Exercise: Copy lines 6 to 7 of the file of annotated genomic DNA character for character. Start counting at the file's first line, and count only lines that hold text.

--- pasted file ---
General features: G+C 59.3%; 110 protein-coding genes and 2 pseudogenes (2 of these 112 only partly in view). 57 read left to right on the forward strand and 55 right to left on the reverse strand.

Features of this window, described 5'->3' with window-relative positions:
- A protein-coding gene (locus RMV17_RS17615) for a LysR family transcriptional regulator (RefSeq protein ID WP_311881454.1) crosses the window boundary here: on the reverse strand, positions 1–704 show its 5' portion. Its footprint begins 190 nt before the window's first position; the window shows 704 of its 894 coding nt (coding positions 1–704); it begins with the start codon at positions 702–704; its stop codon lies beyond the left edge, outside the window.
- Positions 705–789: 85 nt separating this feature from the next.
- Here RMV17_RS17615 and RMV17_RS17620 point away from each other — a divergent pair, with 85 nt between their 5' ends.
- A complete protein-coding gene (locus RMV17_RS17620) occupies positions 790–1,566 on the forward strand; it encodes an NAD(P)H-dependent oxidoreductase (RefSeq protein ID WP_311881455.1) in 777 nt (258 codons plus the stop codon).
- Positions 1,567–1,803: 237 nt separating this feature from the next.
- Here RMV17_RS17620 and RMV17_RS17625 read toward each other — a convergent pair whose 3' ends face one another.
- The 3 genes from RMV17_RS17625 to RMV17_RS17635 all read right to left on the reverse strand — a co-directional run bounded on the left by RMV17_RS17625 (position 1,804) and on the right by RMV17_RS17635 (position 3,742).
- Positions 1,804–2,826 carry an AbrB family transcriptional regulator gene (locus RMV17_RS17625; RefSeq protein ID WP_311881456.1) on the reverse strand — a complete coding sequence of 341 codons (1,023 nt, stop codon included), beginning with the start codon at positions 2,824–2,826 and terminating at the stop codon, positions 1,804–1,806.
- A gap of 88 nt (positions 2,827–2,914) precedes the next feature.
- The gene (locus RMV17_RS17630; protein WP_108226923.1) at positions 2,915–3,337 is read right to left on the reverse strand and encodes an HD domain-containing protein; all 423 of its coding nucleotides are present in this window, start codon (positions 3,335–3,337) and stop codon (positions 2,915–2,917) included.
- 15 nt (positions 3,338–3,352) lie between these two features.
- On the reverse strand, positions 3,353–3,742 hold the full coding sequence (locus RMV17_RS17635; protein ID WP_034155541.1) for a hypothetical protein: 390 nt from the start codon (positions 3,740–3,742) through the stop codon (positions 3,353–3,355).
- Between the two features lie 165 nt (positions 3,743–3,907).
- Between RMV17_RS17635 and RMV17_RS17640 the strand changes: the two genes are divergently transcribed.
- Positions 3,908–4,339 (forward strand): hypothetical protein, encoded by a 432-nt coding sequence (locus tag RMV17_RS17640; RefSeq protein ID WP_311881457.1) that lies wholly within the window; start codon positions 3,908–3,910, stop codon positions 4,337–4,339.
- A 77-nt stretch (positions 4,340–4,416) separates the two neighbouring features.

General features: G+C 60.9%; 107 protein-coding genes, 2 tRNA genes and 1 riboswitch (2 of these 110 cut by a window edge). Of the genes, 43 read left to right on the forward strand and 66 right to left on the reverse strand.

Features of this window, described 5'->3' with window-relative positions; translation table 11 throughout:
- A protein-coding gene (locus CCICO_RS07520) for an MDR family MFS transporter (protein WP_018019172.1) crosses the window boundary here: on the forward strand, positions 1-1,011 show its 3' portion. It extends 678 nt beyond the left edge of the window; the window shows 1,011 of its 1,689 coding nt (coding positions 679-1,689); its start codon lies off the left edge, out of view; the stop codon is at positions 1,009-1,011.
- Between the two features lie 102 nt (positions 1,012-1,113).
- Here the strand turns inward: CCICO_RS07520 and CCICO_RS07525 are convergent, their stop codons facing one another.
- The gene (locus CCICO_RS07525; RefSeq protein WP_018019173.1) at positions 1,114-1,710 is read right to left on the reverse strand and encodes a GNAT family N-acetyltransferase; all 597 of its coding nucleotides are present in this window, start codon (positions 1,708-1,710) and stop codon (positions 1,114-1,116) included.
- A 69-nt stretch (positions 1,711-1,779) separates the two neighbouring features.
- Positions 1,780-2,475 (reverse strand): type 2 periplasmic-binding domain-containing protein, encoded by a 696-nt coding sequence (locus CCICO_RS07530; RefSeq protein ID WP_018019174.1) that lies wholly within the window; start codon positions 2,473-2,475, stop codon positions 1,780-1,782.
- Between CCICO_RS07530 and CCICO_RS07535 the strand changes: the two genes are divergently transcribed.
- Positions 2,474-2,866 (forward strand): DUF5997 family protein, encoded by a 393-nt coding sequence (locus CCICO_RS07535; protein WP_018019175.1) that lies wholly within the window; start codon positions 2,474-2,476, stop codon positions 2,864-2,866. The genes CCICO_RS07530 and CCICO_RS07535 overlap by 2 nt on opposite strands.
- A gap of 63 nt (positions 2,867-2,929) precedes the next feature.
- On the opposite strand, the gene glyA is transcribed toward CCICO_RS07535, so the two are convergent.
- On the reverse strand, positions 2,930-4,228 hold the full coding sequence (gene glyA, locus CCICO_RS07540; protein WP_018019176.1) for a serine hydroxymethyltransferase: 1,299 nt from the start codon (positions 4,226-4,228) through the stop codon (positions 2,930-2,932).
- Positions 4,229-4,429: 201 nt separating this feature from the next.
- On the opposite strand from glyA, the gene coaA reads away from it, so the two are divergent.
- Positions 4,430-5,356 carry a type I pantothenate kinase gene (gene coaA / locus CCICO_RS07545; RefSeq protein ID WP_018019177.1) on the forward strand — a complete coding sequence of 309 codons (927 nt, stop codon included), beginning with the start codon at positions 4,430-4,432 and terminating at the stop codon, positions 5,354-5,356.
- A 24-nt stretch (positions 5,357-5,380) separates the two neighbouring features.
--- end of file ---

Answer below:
- A complete protein-coding gene (locus RMV17_RS17620) occupies positions 790–1,566 on the forward strand; it encodes an NAD(P)H-dependent oxidoreductase (RefSeq protein ID WP_311881455.1) in 777 nt (258 codons plus the stop codon).
- Positions 1,567–1,803: 237 nt separating this feature from the next.